"We are very interested in the Chinese market and that is why we are here; we want to get our products really localized and geared to Chinese requirements," she said.
Kodak and Systems Union are not alone. A 2005 survey by the American Chamber of Commerce in China showed 46% of companies had localization plans in place in 2005, up from 36% in 2004. But enacting localization plans is not easy and this is largely blamed on one thing: the Cultural Revolution of the 1960s and 70s. This event was responsible for destroying the schooling of people who are now in their late 40s and 50s, typically senior management age.
To Brian Schawarz, who teaches economics, finance, accounting and human resources at Shanghai's Telfort International Business Institute, the problem is more fundamental than graduate supply chains. He believes the Chinese education system, from the primary level right through university, is simply not focused on providing the creative thinkers foreign companies want.
"They focus on memorization and passing exams," he said. "In high school there are 40 to 50 students to one class – they do not get too much opportunity to express their opinion. The traditional learning style is to listen to the teacher, memorize what the teacher says and repeat it on the exam."
Yu Tingting, an accounting major at Shanghai University of Finance and Economics, was fortunate enough to attend one of the few elite schools where change is taking place. But she is also frustrated at the education system and believes the tight competition for places at top universities is to blame as it forces students to comply. "I don't think Chinese universities do much to prepare students to work in global companies," she said.
English ability is another factor holding back local talent. The Ministry of Education now requires all students to start learning English in third grade, but bloated class sizes means individual conversation skills receive little attention. Even those who leave university with strong English skills find themselves tripped up later due to limited opportunities to practice.
China-born Systems Union Projects Manager Wayne Zhang said that tight competition meant firms should concentrate on finding people with the skills they needed first and then worry about their fit to the western way of doing business.
With this in mind, Shi Bisset, who owns a team development and executive coaching company, believes that organizations must take responsibility for developing local staff. "If you are stuck with [the Chinese education system] as we are now, organizational change is needed. We are trying to get organizations to develop a mentoring practice, not just for the first year that people leave university and join them, but as an ongoing advancement process."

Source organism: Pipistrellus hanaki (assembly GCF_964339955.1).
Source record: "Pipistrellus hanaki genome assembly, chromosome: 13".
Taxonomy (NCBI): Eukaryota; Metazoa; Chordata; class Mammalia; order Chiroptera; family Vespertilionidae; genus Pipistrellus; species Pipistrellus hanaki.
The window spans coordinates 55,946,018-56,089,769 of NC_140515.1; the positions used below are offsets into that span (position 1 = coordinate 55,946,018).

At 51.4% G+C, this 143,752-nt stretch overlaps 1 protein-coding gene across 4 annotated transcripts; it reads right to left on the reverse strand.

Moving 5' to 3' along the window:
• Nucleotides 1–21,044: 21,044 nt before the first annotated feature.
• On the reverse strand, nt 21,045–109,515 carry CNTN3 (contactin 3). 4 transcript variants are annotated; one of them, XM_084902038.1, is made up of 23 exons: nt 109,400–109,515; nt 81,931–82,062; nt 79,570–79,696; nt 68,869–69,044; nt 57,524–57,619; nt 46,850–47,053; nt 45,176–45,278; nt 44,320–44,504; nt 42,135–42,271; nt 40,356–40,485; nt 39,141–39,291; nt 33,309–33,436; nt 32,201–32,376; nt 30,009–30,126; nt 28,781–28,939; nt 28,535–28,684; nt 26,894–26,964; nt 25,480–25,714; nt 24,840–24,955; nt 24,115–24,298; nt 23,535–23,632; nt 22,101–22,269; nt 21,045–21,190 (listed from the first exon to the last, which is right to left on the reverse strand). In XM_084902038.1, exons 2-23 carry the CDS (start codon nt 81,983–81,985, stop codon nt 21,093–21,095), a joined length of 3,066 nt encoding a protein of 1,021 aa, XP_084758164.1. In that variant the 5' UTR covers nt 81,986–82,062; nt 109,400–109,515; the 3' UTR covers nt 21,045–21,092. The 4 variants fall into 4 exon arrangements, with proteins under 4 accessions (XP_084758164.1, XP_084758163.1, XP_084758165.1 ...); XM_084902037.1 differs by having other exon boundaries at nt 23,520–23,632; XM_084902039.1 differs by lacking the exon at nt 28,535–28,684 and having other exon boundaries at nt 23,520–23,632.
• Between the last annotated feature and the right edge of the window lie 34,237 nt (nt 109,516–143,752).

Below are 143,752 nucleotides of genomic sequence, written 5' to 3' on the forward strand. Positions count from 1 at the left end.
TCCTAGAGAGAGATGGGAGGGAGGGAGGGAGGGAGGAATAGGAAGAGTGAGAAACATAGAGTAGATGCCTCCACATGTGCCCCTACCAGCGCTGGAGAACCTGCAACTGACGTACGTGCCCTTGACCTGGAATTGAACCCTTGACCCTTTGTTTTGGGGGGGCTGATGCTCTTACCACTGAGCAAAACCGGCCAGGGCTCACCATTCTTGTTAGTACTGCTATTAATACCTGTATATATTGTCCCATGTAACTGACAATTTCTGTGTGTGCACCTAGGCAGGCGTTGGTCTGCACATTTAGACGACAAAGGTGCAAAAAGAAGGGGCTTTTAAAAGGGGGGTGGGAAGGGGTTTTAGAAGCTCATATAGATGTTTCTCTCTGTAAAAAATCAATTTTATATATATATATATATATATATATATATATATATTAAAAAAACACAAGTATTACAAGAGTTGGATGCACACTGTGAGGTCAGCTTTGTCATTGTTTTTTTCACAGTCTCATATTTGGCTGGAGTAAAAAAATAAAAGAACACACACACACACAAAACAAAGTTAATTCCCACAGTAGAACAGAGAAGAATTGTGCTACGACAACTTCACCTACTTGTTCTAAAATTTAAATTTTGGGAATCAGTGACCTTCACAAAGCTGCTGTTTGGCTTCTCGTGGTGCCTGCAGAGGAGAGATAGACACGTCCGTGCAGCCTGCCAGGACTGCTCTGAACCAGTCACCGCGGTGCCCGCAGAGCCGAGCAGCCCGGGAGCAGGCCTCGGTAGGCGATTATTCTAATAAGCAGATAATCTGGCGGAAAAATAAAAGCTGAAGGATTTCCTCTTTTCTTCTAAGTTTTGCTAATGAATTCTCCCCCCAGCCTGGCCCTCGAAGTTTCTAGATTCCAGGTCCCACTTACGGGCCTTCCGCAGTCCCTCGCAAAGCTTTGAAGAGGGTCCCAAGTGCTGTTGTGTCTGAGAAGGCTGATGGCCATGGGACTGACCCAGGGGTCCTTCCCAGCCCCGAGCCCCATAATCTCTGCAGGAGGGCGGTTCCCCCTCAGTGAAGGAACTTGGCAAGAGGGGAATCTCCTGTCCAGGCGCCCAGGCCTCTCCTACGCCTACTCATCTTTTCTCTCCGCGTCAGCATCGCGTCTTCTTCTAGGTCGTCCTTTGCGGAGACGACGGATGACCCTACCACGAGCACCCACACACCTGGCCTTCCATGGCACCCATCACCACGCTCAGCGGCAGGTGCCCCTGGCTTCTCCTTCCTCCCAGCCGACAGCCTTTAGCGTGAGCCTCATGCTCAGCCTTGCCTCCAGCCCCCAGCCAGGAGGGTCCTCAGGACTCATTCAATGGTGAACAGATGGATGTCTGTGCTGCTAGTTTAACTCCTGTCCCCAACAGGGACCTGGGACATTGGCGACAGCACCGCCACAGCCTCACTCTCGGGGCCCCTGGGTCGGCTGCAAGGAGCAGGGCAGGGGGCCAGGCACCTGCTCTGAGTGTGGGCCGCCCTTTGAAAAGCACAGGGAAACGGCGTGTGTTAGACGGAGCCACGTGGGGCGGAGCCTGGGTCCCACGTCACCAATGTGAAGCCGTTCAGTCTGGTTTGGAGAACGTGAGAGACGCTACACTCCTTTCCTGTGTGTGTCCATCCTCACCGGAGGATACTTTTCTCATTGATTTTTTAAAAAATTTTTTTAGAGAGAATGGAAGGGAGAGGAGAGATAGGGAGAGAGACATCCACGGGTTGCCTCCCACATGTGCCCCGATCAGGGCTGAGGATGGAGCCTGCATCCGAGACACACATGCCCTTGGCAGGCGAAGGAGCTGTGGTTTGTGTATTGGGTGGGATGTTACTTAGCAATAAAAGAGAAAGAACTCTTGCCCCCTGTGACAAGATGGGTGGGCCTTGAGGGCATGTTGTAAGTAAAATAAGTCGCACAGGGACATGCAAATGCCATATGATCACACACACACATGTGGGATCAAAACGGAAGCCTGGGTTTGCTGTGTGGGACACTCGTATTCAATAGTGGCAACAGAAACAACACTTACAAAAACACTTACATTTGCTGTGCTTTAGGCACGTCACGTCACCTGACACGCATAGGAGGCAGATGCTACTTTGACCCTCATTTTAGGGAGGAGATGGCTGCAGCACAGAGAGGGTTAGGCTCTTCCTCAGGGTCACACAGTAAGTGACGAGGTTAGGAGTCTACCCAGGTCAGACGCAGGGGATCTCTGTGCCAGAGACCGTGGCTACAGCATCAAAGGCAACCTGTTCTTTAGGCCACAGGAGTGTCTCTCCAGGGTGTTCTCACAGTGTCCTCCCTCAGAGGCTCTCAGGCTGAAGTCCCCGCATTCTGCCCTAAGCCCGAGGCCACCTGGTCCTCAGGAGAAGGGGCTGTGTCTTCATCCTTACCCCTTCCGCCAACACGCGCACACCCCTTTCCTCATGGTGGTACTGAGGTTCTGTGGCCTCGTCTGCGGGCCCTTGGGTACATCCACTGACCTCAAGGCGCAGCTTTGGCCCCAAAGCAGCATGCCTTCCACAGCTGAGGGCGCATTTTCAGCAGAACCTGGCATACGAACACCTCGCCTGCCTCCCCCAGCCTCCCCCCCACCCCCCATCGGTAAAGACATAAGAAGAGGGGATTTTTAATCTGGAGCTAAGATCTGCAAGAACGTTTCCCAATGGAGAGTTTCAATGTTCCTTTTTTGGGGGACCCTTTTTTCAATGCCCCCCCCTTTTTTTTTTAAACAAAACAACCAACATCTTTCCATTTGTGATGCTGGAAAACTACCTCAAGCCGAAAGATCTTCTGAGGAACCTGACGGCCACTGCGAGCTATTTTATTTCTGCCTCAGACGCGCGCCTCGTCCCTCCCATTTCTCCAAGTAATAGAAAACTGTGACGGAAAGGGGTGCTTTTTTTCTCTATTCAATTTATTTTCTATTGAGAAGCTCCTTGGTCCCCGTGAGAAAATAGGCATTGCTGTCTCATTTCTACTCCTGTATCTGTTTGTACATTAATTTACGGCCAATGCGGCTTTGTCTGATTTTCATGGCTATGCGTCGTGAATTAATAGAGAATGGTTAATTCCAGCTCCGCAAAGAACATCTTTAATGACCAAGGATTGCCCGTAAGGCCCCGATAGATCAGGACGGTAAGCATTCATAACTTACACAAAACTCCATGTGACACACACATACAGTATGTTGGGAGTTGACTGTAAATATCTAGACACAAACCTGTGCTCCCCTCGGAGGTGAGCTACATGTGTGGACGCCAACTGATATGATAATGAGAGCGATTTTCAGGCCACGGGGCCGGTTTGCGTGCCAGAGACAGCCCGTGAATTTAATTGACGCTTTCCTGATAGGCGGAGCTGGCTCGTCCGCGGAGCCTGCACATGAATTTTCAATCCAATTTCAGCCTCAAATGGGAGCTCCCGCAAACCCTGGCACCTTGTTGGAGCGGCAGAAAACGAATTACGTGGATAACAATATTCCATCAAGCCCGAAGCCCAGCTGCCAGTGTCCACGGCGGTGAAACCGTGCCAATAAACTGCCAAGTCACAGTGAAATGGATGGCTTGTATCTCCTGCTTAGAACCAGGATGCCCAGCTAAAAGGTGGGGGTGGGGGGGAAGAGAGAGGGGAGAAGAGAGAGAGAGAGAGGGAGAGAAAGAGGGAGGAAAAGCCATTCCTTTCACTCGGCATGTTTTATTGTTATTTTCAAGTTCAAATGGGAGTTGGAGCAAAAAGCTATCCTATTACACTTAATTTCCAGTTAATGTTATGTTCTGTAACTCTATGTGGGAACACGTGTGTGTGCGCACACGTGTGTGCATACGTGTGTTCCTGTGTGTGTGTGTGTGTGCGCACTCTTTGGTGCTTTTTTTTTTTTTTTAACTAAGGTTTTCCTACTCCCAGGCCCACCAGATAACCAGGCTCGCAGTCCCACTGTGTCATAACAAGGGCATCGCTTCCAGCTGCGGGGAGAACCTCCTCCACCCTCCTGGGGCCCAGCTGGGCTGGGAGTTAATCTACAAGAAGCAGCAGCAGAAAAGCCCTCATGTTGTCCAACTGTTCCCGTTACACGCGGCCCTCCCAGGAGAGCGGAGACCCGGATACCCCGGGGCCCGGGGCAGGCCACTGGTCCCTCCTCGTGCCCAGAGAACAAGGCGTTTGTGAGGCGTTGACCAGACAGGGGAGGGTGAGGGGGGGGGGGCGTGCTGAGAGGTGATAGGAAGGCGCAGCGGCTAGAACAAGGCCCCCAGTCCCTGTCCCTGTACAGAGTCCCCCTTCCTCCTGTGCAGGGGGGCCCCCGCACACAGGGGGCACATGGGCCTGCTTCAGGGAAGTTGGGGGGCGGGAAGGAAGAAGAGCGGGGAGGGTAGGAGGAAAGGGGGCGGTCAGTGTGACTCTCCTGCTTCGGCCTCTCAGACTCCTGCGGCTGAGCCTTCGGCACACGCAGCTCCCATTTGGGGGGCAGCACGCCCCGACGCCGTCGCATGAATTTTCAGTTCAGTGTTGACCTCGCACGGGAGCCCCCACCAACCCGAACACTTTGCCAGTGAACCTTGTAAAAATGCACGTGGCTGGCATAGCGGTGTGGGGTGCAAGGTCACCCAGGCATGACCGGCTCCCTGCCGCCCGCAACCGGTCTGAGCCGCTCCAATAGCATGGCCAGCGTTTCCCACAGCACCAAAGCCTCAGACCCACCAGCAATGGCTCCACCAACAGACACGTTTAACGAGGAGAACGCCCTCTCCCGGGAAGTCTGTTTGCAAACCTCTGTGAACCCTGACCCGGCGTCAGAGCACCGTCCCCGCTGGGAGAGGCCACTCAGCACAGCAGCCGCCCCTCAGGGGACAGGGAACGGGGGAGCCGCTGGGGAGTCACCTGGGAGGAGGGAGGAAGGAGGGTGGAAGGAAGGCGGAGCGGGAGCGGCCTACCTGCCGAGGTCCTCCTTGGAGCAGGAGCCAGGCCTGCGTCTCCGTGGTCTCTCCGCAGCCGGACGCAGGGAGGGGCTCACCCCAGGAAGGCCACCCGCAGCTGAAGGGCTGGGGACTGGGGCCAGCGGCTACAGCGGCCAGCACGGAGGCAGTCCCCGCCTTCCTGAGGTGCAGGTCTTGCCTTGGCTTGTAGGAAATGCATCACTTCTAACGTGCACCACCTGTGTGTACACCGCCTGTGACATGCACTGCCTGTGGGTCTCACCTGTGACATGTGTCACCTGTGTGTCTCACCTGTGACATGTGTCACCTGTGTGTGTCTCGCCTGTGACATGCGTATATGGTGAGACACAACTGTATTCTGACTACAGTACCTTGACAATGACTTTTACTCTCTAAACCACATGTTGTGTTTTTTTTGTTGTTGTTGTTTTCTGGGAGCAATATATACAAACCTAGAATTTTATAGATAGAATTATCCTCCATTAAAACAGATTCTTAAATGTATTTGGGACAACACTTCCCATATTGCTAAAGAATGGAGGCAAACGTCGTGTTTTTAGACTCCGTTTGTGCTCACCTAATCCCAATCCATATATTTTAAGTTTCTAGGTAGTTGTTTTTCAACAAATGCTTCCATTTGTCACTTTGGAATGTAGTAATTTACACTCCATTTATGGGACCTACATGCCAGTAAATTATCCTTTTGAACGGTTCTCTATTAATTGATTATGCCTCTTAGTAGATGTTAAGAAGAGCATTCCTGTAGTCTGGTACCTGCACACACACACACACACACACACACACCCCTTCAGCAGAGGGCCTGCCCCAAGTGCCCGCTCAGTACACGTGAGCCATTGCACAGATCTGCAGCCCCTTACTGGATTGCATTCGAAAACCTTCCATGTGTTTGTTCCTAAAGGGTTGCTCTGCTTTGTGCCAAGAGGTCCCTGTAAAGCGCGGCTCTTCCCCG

But Louise Goss-Custard, executive recruitment specialist at Russell Reynolds Associates, warned that, as fast as China could develop talent, the sheer pace of growth in the country means the day when expats are no longer needed is still a long way off.
"Although most companies here have it as their ultimate goal to localize, as they should do because you want people who are close to the market, I think the continued complexity and scale of operations here is going to mean that there will continue to be talent brought in from elsewhere around the world," she said.
The massive Chinese diaspora represents an attractive source of top level executive talent capable of speaking Chinese and running major domestic and transnational corporations. These are the ethnic Chinese living in Hong Kong, Singapore, and Taiwan, plus more recent ?migr?s who have gone abroad to study and work and – until now – have seen no reason or opportunity to return home.
China has long had a liberal policy toward its nationals going abroad, particularly to study. "Even if half of those sent abroad would not return, it is better than not sending or sending less," Deng Xiaopeng said as early as 1978. However, in the 1980s, most students became permanent ?migr?s, giving up citizenship in exchange for a foreign passport, and only a trickle of students returned.
The government today encourages returnees, offering tax incentives, preferential business loans, free office space, better housing and faster promotions. China has 110 special zones and industrial parks, employing some 15,000 returnees in over 6,000 enterprises. Returnees have founded nearly all the country's high-tech companies listed on NASDAQ and all 23 national chief scientists in China are returnees.
The incentives appear to be working. Now, approximately a third of those who go abroad are returning to China every year. As many as 7.5% of all American PhD holders in science and technology are PRC citizens, and 25% of them return, up from 15% in recent years.
Some of these "sea turtles" – a pun on the Mandarin word for "returnees" – are well known. One is Charles Zhang, founder and CEO of Sohu.com, China's premier online brand and Internet portal. Another is Edward Tian, head of China Netcom, the country's second-largest fixed-line carrier. There is also Robin Li, CEO of Baidu, the leading Chinese-language search engine.
"Returnees are a force to reckon with," said Jeff Huang, an entrepreneur who spent more than 10 years in the US before setting up his own cross-border merger and acquisitions advisory firm, Chisurf Ltd, in Beijing.
"Financial institutions, like the central bank and the financial regulators, are full of overseas-educated personnel. These people have practical experience in the US and they come back to try and shape the future system and policy here from within, bringing best practices with them."
But Shi Bisset, who owns a team development and executive coaching company, argues that returnees had their own problems, citing an HR director at a multinational who said it was more stressful dealing with returnee Chinese than local Chinese.
"On the management side they are no better," Bisset said. "They have more skills but have forgotten the Chinese side of working. Instead of nurturing [local staff] they go along saying we are better than you."